New Internationalist

Tunisia: day of postponement

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The country that kick-started the Arab Spring has postponed its first post-dictator elections, originally scheduled for 24 July, until October. Larbi Sadiki considers the situation in Tunisia.

busy.pochi under a CC licence.
'Revolution continues in Tunisia.' busy.pochi under a CC licence.

President Zine el-Abidine Ben Ali postponed democracy in Tunisia for 23 years – until he was ousted by peaceful, unexpected popular revolt last January. Post-Ben Ali, the emerging ‘Second Republic’, still in its inception, has just pushed back the country’s planned first democratic test by three months. The postponement of the election of the Constituent Assembly from 24 July to 23 October is judicious.

The ongoing pains of democracy’s long labour are evidence that Ben Ali’s order is no more.

However, Tunisia’s ‘Day of Postponement’ evokes ‘atonement’. Atonement, that is, for ‘sins’ of inertia and indecision by a political class not yet coached in doing politics freely or as the ‘art of the possible’. The political class is still wrapped up in the frenzy of revolution and the chaos of their new-found freedoms. Thus the postponement of the elections is not only understandable, but also necessary. A polity in the throes of revolution, still finding its voice, feet, and sight to navigate its path out of political wilderness or chaos may not yet be ready to meet the challenges of wider and deeper representation, political toleration, power-sharing, free and fair elections, and distributive justice.

A revolution was born in Tunisia on 14 January, contaminating the rest of the ‘sick’ Arab body politic with the virus of popular revolt and empowerment. The ongoing pains of democracy’s long labour are evidence that Ben Ali’s order is no more.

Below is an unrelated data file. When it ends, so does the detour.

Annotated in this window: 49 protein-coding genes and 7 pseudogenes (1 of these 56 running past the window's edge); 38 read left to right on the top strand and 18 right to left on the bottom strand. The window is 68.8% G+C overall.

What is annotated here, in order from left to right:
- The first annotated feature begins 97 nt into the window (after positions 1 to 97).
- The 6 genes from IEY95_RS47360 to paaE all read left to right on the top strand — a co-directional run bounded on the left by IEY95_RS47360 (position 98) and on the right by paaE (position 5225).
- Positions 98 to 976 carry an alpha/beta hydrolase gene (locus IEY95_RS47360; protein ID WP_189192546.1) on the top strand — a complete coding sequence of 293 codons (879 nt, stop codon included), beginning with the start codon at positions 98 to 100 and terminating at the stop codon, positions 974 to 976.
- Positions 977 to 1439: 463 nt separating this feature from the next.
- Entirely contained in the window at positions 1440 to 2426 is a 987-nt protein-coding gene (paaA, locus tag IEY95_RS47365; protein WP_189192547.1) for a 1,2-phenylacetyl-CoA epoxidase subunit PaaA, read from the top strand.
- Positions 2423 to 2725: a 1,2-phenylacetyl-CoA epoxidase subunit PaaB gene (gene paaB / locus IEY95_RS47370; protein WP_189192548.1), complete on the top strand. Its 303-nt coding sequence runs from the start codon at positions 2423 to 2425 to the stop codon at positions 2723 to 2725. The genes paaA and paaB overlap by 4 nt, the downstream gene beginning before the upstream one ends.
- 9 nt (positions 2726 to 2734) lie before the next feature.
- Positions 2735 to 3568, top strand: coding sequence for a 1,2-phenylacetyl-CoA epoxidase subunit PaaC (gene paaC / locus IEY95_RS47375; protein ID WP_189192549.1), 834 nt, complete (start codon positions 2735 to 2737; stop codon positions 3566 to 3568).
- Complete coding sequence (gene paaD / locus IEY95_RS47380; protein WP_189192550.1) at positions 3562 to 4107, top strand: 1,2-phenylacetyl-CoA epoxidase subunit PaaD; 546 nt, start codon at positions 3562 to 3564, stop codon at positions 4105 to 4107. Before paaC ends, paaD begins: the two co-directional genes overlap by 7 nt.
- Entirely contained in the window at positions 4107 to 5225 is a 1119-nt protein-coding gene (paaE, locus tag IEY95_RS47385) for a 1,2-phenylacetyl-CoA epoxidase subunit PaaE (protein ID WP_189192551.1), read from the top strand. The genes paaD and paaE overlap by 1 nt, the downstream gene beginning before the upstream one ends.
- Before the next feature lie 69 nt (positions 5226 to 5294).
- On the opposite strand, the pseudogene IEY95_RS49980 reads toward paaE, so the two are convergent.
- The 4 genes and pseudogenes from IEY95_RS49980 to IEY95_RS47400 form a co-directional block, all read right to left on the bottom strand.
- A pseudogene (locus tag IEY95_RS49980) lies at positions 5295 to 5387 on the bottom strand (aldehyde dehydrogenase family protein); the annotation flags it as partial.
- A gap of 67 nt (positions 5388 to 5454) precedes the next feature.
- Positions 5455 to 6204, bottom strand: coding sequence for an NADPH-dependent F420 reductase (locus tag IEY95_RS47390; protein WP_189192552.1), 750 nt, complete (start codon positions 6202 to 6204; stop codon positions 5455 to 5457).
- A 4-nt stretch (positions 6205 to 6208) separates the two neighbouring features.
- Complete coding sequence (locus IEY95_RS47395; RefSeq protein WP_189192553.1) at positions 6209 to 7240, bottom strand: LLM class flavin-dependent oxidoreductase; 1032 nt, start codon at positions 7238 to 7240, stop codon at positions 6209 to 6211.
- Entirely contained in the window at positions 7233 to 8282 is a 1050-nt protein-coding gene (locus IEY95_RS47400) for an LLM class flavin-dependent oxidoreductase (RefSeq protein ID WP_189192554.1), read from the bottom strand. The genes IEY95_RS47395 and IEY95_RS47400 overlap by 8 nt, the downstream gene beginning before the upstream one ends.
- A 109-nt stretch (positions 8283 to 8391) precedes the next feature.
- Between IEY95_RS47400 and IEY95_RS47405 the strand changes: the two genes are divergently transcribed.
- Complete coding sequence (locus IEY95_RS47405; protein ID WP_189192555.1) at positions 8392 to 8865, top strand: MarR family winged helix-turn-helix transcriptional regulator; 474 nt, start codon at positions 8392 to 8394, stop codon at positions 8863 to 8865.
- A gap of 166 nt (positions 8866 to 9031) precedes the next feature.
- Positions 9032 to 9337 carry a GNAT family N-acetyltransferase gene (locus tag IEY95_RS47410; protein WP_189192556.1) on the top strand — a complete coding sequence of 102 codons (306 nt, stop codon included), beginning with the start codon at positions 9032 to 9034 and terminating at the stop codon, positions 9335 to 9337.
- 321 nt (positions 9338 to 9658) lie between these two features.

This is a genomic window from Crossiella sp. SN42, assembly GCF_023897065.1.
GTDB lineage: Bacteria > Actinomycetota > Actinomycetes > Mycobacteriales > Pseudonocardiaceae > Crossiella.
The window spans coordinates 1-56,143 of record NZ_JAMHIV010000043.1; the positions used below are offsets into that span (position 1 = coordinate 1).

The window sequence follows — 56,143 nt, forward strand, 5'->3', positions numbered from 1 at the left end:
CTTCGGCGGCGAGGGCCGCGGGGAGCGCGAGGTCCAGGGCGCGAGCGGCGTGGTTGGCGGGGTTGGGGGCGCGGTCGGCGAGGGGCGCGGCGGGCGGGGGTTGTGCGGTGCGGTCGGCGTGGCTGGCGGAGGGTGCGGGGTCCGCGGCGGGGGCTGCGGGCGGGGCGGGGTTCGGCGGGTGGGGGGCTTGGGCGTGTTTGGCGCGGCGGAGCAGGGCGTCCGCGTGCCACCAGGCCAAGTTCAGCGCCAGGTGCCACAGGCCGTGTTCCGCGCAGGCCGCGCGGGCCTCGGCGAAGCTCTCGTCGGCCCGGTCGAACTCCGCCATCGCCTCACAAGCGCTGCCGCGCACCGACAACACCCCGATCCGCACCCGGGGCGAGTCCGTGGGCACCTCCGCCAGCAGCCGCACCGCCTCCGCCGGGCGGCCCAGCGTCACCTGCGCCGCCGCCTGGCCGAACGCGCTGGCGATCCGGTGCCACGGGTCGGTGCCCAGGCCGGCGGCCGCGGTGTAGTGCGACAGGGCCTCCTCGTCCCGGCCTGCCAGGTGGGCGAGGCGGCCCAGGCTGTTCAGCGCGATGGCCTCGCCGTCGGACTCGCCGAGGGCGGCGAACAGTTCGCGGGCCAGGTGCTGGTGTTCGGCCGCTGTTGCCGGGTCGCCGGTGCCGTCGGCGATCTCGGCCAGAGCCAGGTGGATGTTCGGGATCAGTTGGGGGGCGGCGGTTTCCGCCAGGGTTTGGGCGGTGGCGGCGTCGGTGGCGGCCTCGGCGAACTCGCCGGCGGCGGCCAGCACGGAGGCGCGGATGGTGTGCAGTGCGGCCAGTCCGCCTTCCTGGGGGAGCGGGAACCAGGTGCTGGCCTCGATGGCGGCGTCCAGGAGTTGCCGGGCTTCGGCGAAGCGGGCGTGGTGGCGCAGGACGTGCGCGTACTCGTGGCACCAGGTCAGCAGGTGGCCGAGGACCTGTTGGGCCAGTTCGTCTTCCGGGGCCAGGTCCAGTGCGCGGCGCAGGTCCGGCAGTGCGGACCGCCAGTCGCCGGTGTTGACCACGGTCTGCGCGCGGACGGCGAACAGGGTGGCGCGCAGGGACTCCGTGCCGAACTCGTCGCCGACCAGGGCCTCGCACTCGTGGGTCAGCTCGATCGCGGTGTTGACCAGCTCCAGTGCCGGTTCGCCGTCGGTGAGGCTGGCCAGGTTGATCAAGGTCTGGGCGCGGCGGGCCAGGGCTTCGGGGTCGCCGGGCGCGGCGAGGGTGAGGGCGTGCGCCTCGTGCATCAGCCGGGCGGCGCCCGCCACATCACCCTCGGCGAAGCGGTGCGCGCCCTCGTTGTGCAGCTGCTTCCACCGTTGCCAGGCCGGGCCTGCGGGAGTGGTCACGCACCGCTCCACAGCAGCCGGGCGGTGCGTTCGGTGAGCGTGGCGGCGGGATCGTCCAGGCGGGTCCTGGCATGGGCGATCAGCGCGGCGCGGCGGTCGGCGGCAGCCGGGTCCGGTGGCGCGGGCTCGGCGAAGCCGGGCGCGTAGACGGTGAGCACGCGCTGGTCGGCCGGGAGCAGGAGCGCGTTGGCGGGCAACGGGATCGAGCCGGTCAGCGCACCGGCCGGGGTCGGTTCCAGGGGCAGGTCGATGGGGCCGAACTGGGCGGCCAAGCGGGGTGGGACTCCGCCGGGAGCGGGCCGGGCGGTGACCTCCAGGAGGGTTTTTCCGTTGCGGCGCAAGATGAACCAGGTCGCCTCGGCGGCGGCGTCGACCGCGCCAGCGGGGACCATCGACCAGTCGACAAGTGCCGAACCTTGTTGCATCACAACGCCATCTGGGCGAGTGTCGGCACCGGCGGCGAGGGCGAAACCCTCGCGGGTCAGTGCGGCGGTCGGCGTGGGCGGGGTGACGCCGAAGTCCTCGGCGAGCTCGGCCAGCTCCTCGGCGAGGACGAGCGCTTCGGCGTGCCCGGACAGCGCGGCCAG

Over five months since the ouster of Ben Ali and the Trabelsi clan, more than 9,000 civic associations are now operating freely, and the number of media outlets has soared to a record level since independence in 1956. Almost 70 political parties have been licensed (and 80 more were refused legalization).

The infants of Tunisia’s democratic labour include the country’s first Islamist political party, a Labour Party with some trade union lineage and endorsement, parties born out of the disbanded former RCD ruling party in addition to liberal, leftist, and pan-Arabist parties. With the exception of very few parties and activists, none of whom is charismatic, Tunisians know not much about the new ‘babies’, the civic bodies and parties of their revolution and future democracy.

Of late, however, they have been drenched in negative ‘politicking’. The new old political polemics pitting hyper secularists against Islamists are back. Unabated radio, TV debates animate all species and colours of the country’s emerging ‘political animalia’, hinting at the birth of a new media scene. There are also the huge rallies organized by the Islamists.

Perhaps it is the political élite’s dizzying cacophony that has politically numbed the real children of the revolution.

Debate is desirable for civic culture and good government – but only when it’s not cacophony. Perhaps it is the political élite’s dizzying cacophony that has politically numbed the real children of the revolution – the bloggers, rappers, women, syndicalists, marginals and students. The revolution is the gift of these voices and struggles that for now populate the cafes, the chat rooms, the Habib Bourguiba Boulevard [the analogue of Egypt’s Tahrir Square], and many a speaker’s corner in the towns and cities that rose up to repudiate and sweep ‘Ben Ali-ism’ off Tunisia’s political stage. Informally, their ongoing mini-protests and ‘parleying’ is for now the real voting of how the publics of the revolution feel and opine.